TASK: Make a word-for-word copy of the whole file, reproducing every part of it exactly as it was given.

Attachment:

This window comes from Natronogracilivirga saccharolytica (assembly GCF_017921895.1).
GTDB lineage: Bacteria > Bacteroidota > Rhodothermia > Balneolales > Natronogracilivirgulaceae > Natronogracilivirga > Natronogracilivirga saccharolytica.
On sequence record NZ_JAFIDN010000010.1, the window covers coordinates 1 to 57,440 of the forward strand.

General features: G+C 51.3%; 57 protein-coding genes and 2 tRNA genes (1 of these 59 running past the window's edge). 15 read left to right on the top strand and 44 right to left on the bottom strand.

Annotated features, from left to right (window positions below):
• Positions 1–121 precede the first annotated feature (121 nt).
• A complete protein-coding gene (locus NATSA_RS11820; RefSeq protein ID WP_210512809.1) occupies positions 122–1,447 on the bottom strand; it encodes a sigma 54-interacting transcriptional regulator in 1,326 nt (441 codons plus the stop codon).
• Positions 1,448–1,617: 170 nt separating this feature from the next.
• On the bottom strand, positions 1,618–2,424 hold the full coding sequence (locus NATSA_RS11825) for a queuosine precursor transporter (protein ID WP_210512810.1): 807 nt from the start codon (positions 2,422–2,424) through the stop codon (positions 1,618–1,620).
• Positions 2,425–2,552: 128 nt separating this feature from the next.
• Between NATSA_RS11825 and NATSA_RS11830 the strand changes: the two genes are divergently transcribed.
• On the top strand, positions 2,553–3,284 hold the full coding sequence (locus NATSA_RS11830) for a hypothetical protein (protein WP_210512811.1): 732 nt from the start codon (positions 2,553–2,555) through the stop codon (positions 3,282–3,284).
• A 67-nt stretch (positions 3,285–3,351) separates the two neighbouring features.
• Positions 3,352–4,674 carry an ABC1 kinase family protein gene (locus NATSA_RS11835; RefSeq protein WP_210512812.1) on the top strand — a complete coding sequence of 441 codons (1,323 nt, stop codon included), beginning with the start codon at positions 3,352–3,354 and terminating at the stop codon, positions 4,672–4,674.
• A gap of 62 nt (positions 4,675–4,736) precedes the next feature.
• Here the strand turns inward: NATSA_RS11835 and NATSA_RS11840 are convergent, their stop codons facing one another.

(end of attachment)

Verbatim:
This window comes from Natronogracilivirga saccharolytica (assembly GCF_017921895.1).
GTDB lineage: Bacteria > Bacteroidota > Rhodothermia > Balneolales > Natronogracilivirgulaceae > Natronogracilivirga > Natronogracilivirga saccharolytica.
On sequence record NZ_JAFIDN010000010.1, the window covers coordinates 1 to 57,440 of the forward strand.

General features: G+C 51.3%; 57 protein-coding genes and 2 tRNA genes (1 of these 59 running past the window's edge). 15 read left to right on the top strand and 44 right to left on the bottom strand.

Annotated features, from left to right (window positions below):
• Positions 1–121 precede the first annotated feature (121 nt).
• A complete protein-coding gene (locus NATSA_RS11820; RefSeq protein ID WP_210512809.1) occupies positions 122–1,447 on the bottom strand; it encodes a sigma 54-interacting transcriptional regulator in 1,326 nt (441 codons plus the stop codon).
• Positions 1,448–1,617: 170 nt separating this feature from the next.
• On the bottom strand, positions 1,618–2,424 hold the full coding sequence (locus NATSA_RS11825) for a queuosine precursor transporter (protein ID WP_210512810.1): 807 nt from the start codon (positions 2,422–2,424) through the stop codon (positions 1,618–1,620).
• Positions 2,425–2,552: 128 nt separating this feature from the next.
• Between NATSA_RS11825 and NATSA_RS11830 the strand changes: the two genes are divergently transcribed.
• On the top strand, positions 2,553–3,284 hold the full coding sequence (locus NATSA_RS11830) for a hypothetical protein (protein WP_210512811.1): 732 nt from the start codon (positions 2,553–2,555) through the stop codon (positions 3,282–3,284).
• A 67-nt stretch (positions 3,285–3,351) separates the two neighbouring features.
• Positions 3,352–4,674 carry an ABC1 kinase family protein gene (locus NATSA_RS11835; RefSeq protein WP_210512812.1) on the top strand — a complete coding sequence of 441 codons (1,323 nt, stop codon included), beginning with the start codon at positions 3,352–3,354 and terminating at the stop codon, positions 4,672–4,674.
• A gap of 62 nt (positions 4,675–4,736) precedes the next feature.
• Here the strand turns inward: NATSA_RS11835 and NATSA_RS11840 are convergent, their stop codons facing one another.